I branched to the right first to find Arch Rock, and managed to grab a photo without anyone posing under it! There is a narrow path through a crevice in the rocks, but a lot of people climb up and over them as well. I explored the crevice a little, but it does lead to a dead end. So, I doubled back to the fork in the path and headed left this time to find Heart Rock. Perched at the end of the trail, it’s pretty impressive that this is a naturally occurring rock, and remains balanced there! After successfully finding both rocks, it was then a matter of retracing my route back to the car. I then made a lunch stop at one of the park’s many picnic spots – time to refuel for more walking!
Split Rock Trail
So this trail might have been the hairiest part of the day! It started with a drive off the main road and up a dustier dirt track. I was a bit worried about getting my rental car stuck up there! I made it to the small car park in one piece, though, and set off on the trail, which took about an hour total. That said, I’m not entirely sure I followed it correctly! I definitely didn’t see any kind of split rock anyways. And there were periods of time when I saw no one else, then someone would appear in the distance, on a different section of trail. So maybe there are a few paths and I got slightly lost; but I completed a loop and made it back to the start eventually!
I enjoyed whatever route I did, though. There was some gentle incline over some rock formations and skirting around others, so nothing was super strenuous. Being a quieter route, too, I got to really enjoy and appreciate the desert to myself for a while. The park was pretty busy in general, being Easter weekend, so this was a welcome pocket of peace. I spotted some rock climbers as well; not my cup of tea, but cool to see! Then I got distracted watching several birds of prey circling overhead for a while. I think they might have been vultures, from a quick bit of research later on.
Jumbo Rocks & Skull Rock
My last stop was just a couple of minutes up the road, but I had to park and walk a bit to get there. It was very busy and cars were just pulled over at the roadside since all the actual spots were full. Again, Skull Rock’s name gives it away, though some angles look more skull-like than others. It’s right beside the road, so easy to reach, although hidden behind another rock. Which meant more squeezing through narrow gaps or climbing up to get a better view of it! Climbing rocks is the theme here, as it’s right next to Jumbo Rocks. This collection of giant rocks are clumped together, making a huge playground to clamber over. You can see people in my photos for size reference!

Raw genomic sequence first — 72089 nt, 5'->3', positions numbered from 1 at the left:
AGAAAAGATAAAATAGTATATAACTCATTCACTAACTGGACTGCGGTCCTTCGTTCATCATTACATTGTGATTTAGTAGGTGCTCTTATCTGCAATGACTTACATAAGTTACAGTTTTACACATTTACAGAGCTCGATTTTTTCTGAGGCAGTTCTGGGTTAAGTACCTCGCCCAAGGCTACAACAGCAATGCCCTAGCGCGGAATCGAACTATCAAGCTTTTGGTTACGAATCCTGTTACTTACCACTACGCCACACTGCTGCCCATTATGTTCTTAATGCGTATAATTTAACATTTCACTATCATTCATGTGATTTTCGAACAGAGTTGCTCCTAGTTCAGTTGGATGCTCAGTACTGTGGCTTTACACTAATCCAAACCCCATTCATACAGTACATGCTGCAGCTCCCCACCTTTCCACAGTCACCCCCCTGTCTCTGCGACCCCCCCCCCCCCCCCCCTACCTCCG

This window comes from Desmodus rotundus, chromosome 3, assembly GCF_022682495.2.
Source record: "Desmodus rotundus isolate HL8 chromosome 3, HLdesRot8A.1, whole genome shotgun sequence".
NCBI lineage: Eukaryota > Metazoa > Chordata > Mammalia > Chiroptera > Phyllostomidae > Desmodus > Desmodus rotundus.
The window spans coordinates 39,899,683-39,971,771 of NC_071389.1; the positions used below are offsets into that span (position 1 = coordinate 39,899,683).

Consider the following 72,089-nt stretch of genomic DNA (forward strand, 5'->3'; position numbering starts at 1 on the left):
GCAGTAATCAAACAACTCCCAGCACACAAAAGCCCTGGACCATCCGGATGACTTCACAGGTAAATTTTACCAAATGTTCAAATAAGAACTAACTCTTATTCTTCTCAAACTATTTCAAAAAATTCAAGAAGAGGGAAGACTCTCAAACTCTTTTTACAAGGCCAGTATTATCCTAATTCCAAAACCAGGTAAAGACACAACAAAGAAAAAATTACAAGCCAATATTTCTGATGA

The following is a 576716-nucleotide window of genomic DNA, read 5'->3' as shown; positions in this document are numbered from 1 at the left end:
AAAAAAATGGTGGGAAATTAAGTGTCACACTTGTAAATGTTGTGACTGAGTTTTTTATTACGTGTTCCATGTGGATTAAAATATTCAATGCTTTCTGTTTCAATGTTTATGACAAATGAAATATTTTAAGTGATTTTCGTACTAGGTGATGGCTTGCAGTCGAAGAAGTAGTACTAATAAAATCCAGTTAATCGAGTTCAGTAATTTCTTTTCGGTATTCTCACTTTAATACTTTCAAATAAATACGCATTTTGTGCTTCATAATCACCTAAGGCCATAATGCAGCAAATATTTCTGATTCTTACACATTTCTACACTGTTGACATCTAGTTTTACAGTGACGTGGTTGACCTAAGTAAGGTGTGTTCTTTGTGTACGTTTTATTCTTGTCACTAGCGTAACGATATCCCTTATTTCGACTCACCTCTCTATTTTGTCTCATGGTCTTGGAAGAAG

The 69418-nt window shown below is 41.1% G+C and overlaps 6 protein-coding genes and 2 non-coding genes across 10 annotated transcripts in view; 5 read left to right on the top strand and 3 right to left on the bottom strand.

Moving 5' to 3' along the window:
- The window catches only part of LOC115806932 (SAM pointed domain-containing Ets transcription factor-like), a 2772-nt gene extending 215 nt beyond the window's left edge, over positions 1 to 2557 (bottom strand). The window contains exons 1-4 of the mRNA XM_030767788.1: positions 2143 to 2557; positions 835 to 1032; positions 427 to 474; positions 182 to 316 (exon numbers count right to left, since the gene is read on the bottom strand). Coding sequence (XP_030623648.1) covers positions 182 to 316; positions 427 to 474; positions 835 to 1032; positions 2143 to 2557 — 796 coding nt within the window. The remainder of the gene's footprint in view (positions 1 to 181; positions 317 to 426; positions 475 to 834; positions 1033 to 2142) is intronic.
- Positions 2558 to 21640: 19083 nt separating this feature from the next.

There’s a trail too, which actually circles both sides of the road. Again though, my navigation let me down (there’s no phone signal at all in the park either). I think I started on the path, but then went exploring down a side trail. I ended up walking along on top of a stretch of rocks, which was fun and had some great views. Until I had to figure out how to get down again! That was the giveaway I had lost the path. But I emerged by the nearby campsite, and was able to follow that road to the trail again. The actual trail had lots of signs about the plants and snaked through the rocks, leading me back to the car.
It was late afternoon by then, and after a busy day, I was pretty tired and ready to head back. I backtracked out of the park the same way I came in, stopping to pick up dinner in town. My motel had a swimming pool too, which was very refreshing after a dusty day in the sun before calling it a night!
The second day of my weekend trip to Joshua Tree started with packing my stuff into the car and checking out. I would be travelling back to Los Angeles that evening but still had the day to explore. I entered through the North gate again and headed to the northwest side of the park. My first impressions were that there were a lot more Joshua trees along the roadside here! I started with my longest hike of the day, and the highest elevation I reached all weekend; Ryan Mountain.
The trail is an out-and-back route, curving around the mountain as it ascends. Obviously, an uphill hike in the desert heat isn’t the easiest, but I was glad to be there early in the year and not in summer! The path is fairly rocky too, so keep an eye on your feet so you don’t trip up! Though that was hard to do sometimes, when I was so distracted by the views. It was a reasonably busy trail, so often people would stop to rest or admire the view, and let faster walkers pass them. There are still plenty of desert plants up the mountain too, covering it with a purplish brush.